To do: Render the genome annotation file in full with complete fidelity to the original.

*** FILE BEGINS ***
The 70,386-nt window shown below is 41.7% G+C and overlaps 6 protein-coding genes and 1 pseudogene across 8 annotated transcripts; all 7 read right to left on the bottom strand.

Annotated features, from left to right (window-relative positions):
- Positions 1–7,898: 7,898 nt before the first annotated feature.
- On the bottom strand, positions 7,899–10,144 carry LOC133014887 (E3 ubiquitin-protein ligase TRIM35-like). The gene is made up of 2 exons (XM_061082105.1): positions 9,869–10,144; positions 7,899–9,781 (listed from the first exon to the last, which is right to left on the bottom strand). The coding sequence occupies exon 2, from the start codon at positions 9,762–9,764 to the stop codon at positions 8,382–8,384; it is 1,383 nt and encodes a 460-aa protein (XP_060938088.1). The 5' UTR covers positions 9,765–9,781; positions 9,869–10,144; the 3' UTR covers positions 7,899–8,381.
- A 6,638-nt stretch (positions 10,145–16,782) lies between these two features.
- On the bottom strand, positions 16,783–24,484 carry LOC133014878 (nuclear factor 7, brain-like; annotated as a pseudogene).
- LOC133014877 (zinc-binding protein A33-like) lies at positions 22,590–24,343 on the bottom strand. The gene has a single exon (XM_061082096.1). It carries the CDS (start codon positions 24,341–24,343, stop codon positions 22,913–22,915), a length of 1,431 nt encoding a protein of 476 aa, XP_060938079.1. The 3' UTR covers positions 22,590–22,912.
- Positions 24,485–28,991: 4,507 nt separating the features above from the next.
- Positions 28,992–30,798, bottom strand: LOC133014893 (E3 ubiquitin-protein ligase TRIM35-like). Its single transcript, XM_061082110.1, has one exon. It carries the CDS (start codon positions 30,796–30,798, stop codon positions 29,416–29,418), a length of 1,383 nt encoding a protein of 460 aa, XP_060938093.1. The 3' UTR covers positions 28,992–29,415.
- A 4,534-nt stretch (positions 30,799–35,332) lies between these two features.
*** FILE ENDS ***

The 70,386-nt window shown below is 41.7% G+C and overlaps 6 protein-coding genes and 1 pseudogene across 8 annotated transcripts; all 7 read right to left on the bottom strand.

Annotated features, from left to right (window-relative positions):
- Positions 1–7,898: 7,898 nt before the first annotated feature.
- On the bottom strand, positions 7,899–10,144 carry LOC133014887 (E3 ubiquitin-protein ligase TRIM35-like). The gene is made up of 2 exons (XM_061082105.1): positions 9,869–10,144; positions 7,899–9,781 (listed from the first exon to the last, which is right to left on the bottom strand). The coding sequence occupies exon 2, from the start codon at positions 9,762–9,764 to the stop codon at positions 8,382–8,384; it is 1,383 nt and encodes a 460-aa protein (XP_060938088.1). The 5' UTR covers positions 9,765–9,781; positions 9,869–10,144; the 3' UTR covers positions 7,899–8,381.
- A 6,638-nt stretch (positions 10,145–16,782) lies between these two features.
- On the bottom strand, positions 16,783–24,484 carry LOC133014878 (nuclear factor 7, brain-like; annotated as a pseudogene).
- LOC133014877 (zinc-binding protein A33-like) lies at positions 22,590–24,343 on the bottom strand. The gene has a single exon (XM_061082096.1). It carries the CDS (start codon positions 24,341–24,343, stop codon positions 22,913–22,915), a length of 1,431 nt encoding a protein of 476 aa, XP_060938079.1. The 3' UTR covers positions 22,590–22,912.
- Positions 24,485–28,991: 4,507 nt separating the features above from the next.
- Positions 28,992–30,798, bottom strand: LOC133014893 (E3 ubiquitin-protein ligase TRIM35-like). Its single transcript, XM_061082110.1, has one exon. It carries the CDS (start codon positions 30,796–30,798, stop codon positions 29,416–29,418), a length of 1,383 nt encoding a protein of 460 aa, XP_060938093.1. The 3' UTR covers positions 28,992–29,415.
- A 4,534-nt stretch (positions 30,799–35,332) lies between these two features.